Ontario’s Liberals and Progressive Conservatives are in a statistical dead heat among decided voters, suggests a new poll, which shows Liberal support up despite the ongoing gas plant controversy.

The CTV News/CP24/Ipsos Reid poll found that if an election were held tomorrow, 34 per cent of decided voters would cast a ballot for the Liberals, up six points from last month.

That same percentage would vote for the Progressive Conservatives, down three points from last month. And the NDP are also down three points among decided voters, with 26 per cent saying they would vote for the third party.

Five per cent of voters said they would vote for another party, such as the Greens, while 13 per cent were undecided.

The poll results also suggest that Premier Kathleen Wynne’s decision to meet NDP Leader Andrea Horwath’s budget requests has also resonated with voters.

“If you look at all the numbers here and you step back, you say, Ms. Wynne has done a very good job in her first 100 days of stabilizing her government, moving it up in terms of its political preference and making it competitive again,” John Wright, senior vice president of Ipsos Reid, said in a telephone interview.

“And she has another year before there’s going to be a confidence vote on yet another budget to determine whether they go to the polls. So she’s bought herself a whole lot of time.”

The poll was conducted online between May 15 and 21, and is considered accurate to within +/- 2.9 percentage points.

On the one hand, the results suggest the Liberals are so far escaping any serious pushback from voters over the ongoing controversy about cancelled and moving two gas plants, which will cost taxpayers more than $600 million.

“We have to remember that the gas plant issue is more likely a metaphor for how governments make bad decisions,” Wright said, adding that Ontarians would rather go to the polls over “broader issues,” such as the strength of the economy, and making improvements to health care and other social programs.

On the other hand, the results of another question suggest Ontarians may be ready for change.

The results suggest 64 per cent said they believe it’s “time for another party to take over,” while only 36 per cent of respondents said they believe that the “Wynne government has done a good job and deserves re-election.”

On the question of which party and leader are most likely to provide the most transparent, open and accountable government to Ontarians, the NDP was on top at 32 per cent, but the Grits were a close second at 29 per cent and the Tories right behind at 28 per cent.

Nearly 40 per cent of respondents said the Liberals would be most likely to waste taxpayers’ money, while 35 per cent said that of the PCs. Only 16 per cent said the NDP would be most likely to waste taxpayers’ money.

The poll found that the NDP’s fortunes shot up when voters had the opportunity to select a second choice. Among the 60 per cent of respondents who were open to having a second choice, the NDP received 25 per cent support, compared to 16 per cent for the Liberals, 12 per cent for the Tories and 9 per cent for another party, such as the Greens. Thirty-eight per cent said they didn’t know which party they would choose second.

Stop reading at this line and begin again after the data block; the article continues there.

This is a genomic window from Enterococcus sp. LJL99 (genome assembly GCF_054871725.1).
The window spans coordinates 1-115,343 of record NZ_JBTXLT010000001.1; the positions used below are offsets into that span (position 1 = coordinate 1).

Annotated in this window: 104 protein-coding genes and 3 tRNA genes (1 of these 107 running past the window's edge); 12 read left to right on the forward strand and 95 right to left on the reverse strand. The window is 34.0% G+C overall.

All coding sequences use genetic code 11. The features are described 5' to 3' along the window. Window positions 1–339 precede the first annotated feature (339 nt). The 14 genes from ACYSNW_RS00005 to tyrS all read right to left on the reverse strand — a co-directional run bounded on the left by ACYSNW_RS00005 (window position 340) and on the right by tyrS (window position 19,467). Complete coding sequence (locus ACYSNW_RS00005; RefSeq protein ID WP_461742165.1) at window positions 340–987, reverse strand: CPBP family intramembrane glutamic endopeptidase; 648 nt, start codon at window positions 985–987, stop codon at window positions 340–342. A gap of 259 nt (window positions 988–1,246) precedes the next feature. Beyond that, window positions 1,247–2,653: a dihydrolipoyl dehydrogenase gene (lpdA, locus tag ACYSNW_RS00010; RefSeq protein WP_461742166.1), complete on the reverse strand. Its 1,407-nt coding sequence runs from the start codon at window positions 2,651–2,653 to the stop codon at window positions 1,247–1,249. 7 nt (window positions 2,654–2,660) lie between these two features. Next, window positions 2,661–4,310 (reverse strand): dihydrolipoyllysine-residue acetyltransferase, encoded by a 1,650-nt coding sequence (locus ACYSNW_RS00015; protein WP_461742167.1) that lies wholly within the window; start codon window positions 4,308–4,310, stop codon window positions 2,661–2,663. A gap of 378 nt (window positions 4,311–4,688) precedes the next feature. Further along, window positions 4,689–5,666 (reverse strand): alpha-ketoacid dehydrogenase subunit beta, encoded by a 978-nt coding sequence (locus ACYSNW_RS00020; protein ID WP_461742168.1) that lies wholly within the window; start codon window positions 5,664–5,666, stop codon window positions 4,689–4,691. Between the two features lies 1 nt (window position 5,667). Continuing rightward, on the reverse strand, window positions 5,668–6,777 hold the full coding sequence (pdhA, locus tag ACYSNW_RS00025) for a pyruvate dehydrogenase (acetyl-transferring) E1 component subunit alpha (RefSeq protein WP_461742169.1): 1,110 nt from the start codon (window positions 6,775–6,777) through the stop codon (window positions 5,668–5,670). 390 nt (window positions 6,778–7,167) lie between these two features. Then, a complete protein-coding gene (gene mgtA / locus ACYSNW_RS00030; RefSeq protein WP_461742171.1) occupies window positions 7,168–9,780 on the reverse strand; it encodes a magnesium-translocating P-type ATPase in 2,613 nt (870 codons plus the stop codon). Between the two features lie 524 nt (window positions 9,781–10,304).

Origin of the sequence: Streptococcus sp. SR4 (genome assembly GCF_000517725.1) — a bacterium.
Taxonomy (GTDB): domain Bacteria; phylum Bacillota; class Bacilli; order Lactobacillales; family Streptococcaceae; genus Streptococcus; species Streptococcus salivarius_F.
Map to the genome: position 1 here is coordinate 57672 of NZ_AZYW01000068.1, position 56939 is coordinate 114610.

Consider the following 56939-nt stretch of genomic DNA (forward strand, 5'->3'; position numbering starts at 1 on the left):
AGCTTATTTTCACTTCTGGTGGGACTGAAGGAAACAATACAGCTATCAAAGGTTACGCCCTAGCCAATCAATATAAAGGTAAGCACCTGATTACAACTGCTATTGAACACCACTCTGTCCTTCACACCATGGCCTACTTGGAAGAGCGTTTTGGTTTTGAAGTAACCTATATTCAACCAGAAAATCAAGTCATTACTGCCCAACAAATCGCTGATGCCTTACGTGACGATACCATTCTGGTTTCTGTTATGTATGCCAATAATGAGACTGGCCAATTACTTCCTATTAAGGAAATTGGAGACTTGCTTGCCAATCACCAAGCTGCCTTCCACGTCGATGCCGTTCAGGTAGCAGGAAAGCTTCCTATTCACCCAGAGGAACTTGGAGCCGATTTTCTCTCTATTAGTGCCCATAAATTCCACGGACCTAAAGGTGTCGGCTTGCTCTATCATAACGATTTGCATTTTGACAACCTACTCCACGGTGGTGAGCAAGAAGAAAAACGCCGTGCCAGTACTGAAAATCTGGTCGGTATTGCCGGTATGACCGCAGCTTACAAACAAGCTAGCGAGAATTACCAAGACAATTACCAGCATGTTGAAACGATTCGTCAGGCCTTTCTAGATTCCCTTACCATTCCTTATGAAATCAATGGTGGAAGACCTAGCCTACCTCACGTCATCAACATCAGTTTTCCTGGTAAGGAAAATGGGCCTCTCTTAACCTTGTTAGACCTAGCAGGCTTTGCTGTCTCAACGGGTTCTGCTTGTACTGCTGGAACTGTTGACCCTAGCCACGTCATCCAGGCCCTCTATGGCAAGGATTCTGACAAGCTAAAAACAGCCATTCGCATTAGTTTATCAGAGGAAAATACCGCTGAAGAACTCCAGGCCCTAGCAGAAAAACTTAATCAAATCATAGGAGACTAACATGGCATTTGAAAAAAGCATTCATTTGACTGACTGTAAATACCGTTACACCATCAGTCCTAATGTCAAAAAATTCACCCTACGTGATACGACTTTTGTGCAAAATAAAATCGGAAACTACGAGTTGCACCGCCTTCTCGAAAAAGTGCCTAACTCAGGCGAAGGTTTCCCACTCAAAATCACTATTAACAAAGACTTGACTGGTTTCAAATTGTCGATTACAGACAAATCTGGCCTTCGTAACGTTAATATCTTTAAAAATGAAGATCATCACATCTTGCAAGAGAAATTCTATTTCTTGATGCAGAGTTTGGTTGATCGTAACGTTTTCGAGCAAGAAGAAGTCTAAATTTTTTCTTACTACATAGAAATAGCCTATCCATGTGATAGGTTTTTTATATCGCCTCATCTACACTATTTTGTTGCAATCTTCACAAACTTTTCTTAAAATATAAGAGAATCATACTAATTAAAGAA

Wright said that Horwath’s negotiations with Wynne for budget concessions allowed the NDP to “reposition itself,” and the party now appears ready to start wooing those undecided voters, or those who selected them as a second choice.

“The NDP has the largest growth opportunity,” Wright said. “Despite the fact that some people would lament the dancing that took place over the budget with Andrea Horwath and Ms. Wynne, it would appear that it has paid off in one way, and that is that Ms. Horwath is seen as a very effective opposition leader who is holding the government to account.”

Progressive Conservative Leader Tim Hudak, on the other hand, appears to have put himself at a disadvantage by removing himself from the budget process altogether. Hudak declared that he would not support the Liberals’ next budget months before it was unveiled.

“Mr. Hudak has probably squandered some of that by just not being engaged with the process of the budget, by ruling it out before even getting to it,” Wright said. “It’s hard to hold somebody to account when you basically say it’s not worth it.”

Asked which party leader would make the best premier for Ontario, 33 per cent said Wynne, up one percentage point, 31 per cent said Hudak, down one percentage point, while 29 per cent said Horwath, up one percentage point. Green Party Leader Mike Schreiner received 7 per cent support.

Meanwhile, when looking at voter intentions by region:

  • In the GTA, the Liberals have 40 per cent support, the Progressive Conservatives 32 per cent, the NDP 21 per cent.
  • In Southwest Ontario, the PCs have 35 per cent support, to the NDP’s 34 per cent and the Liberals’ 25 per cent.
  • In Central Ontario, the Tories have 36 per cent support, the Liberals 31 per cent and the NDP 26 per cent.
  • In Eastern Ontario, the Conservatives have 42 per cent support to the Liberals’ 32 per cent and the NDP’s 24 per cent.
  • In Northern Ontario, the NDP have 39 per cent support, the Liberals 38 per cent and the Tories have 22 per cent.

And demographic support breaks down as follows:

  • Among men, the Progressive Conservatives have 37 per cent support, the Liberals 35 per cent and the NDP 23 per cent.
  • Among women, the Liberals have 34 per cent support, and both the Tories and the NDP have 30 per cent support.
  • Among voters aged 18 to 34, the Liberals have 40 per cent support to the NDP’s 32 per cent and the Tories’ 21 per cent.
  • Among Ontarians aged 35 to 54, the Liberals have 37 per cent, the PCs 33 per cent and the NDP 24 per cent.